In the right format
We must be more intentional communicators today given our heavy reliance on technology. While email and text messaging are great communication tools, they are not a substitute for face-to-face communication when interaction may be needed. General guidelines are we should reserve email for FYI and getting information in writing to be referenced at a later time; face-to-face is reserved for when I need real-time interaction and be able to read non-verbal cues.
Be an engaged listener
Telling is not all there is to be an effective communicator. An effective project manager should be an engaged, active listener. That means fully engaging with the other person with the intent to learn and understand. Listen to understand, rather than wait for your turn to talk.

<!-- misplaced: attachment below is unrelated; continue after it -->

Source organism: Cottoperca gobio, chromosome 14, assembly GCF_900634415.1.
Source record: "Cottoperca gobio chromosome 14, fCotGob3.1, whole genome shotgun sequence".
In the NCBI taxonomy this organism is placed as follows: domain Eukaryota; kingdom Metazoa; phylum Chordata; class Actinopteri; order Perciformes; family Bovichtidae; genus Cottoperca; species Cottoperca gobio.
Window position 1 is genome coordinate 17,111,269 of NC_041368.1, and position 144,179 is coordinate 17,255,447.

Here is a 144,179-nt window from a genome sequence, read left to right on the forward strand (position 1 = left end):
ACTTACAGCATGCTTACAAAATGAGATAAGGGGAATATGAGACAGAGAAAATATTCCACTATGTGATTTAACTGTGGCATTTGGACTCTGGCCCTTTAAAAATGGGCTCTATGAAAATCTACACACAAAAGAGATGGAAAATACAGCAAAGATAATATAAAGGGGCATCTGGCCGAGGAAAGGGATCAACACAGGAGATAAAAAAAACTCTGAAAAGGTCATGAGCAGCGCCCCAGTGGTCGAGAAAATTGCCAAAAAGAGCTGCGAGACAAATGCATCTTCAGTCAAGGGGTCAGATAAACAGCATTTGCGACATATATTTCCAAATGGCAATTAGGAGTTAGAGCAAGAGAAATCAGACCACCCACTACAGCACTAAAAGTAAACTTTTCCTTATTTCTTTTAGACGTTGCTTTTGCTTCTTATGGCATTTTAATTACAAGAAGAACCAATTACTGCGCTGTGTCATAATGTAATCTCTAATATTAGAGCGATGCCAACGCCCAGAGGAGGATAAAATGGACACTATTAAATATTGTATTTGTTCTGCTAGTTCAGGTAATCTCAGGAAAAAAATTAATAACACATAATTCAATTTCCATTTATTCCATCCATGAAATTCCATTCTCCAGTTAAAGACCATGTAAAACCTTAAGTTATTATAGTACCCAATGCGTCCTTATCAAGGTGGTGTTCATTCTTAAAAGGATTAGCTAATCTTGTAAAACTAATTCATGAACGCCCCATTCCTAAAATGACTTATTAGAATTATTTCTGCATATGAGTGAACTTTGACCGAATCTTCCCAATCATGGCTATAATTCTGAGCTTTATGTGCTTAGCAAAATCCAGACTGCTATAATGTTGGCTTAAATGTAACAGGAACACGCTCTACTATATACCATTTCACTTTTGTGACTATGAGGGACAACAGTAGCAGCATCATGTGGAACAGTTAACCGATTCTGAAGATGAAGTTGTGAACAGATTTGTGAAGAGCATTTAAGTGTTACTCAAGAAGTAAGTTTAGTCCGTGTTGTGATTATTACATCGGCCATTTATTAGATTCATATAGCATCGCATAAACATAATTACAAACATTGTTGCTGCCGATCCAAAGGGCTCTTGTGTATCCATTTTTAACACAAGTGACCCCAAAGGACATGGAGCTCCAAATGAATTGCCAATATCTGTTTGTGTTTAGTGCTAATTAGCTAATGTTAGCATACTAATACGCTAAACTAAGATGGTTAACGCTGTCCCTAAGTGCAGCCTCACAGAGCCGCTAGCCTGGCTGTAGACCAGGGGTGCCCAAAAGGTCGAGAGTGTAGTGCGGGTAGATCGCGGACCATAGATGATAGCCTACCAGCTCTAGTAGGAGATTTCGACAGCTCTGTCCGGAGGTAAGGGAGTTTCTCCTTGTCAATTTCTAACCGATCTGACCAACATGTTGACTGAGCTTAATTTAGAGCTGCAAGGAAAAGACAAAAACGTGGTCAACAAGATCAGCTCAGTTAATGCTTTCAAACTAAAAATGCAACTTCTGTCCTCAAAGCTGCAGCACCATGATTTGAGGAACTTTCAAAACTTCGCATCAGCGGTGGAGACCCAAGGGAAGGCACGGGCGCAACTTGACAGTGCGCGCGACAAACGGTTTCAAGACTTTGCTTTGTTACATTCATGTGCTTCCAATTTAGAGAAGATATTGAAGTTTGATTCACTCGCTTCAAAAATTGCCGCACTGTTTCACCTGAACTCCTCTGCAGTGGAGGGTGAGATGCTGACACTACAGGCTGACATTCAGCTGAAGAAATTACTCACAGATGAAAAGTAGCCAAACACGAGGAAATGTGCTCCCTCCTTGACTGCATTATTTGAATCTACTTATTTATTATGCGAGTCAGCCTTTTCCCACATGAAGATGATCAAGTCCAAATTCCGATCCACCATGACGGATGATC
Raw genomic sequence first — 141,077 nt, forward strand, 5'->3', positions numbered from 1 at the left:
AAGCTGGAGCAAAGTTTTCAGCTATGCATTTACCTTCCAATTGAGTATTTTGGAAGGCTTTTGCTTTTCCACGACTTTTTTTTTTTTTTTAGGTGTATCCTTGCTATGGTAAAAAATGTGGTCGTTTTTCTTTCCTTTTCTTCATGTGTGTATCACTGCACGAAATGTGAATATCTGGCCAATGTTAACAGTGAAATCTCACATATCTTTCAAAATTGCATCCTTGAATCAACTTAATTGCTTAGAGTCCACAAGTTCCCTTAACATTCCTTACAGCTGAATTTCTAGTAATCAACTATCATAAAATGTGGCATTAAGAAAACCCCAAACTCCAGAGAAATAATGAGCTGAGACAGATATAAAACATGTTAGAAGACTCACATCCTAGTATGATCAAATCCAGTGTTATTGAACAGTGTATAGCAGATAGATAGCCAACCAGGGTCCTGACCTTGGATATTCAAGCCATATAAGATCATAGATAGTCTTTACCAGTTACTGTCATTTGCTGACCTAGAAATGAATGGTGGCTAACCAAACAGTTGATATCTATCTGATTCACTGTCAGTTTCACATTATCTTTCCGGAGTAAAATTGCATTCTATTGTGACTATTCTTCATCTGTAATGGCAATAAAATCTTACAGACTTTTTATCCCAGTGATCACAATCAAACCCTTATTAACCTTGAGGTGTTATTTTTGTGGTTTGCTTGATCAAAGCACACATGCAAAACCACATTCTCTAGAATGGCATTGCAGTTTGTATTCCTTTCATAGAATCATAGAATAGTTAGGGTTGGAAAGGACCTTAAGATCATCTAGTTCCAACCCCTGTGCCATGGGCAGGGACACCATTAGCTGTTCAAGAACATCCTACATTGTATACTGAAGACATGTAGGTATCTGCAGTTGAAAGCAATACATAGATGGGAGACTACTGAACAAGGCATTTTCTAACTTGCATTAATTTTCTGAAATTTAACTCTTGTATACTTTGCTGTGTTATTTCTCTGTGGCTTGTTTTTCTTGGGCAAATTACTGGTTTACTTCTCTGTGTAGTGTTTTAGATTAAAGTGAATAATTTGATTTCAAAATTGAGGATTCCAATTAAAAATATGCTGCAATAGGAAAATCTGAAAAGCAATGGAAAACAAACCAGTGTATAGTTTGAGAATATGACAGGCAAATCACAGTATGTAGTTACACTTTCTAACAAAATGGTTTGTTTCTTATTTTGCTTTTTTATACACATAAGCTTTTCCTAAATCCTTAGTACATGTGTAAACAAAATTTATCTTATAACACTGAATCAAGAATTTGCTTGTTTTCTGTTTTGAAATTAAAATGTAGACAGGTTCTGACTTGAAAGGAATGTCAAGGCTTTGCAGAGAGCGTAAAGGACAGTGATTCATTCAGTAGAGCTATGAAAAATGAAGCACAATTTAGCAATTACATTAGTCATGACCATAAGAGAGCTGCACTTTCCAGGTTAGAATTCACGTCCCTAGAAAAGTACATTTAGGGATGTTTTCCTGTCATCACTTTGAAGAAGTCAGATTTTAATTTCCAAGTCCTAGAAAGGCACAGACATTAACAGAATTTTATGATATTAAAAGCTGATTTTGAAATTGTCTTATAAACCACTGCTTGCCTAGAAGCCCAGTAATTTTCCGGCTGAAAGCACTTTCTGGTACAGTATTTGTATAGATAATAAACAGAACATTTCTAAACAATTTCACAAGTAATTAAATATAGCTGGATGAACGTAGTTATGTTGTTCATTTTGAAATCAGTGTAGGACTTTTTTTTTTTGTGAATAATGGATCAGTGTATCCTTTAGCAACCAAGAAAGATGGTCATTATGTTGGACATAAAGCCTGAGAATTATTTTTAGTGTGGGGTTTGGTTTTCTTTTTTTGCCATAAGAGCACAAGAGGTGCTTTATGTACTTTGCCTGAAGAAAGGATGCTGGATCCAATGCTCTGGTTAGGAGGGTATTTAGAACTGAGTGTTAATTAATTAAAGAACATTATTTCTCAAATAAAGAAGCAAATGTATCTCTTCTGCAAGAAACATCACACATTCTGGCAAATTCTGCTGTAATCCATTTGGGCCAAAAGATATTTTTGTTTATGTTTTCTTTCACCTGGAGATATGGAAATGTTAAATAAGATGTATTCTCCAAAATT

In summary, effective communication requires that we get the right information, to the right people, at the right time, in the right format, all while being an active listener and being self-aware.
Effective communication is a key trait that allows project managers to deepen their connection with their stakeholders on a project. Being an effective communicator provides the building blocks for improved relationships, enhanced teams, better decision-making, and a positive work environment.
What are your thoughts on this trait? How would you describe what it means to be an effective communicator? Please share your comments.
If you’d like to learn how to develop your skills as an effective communicator, ask me about my PM TALENT program.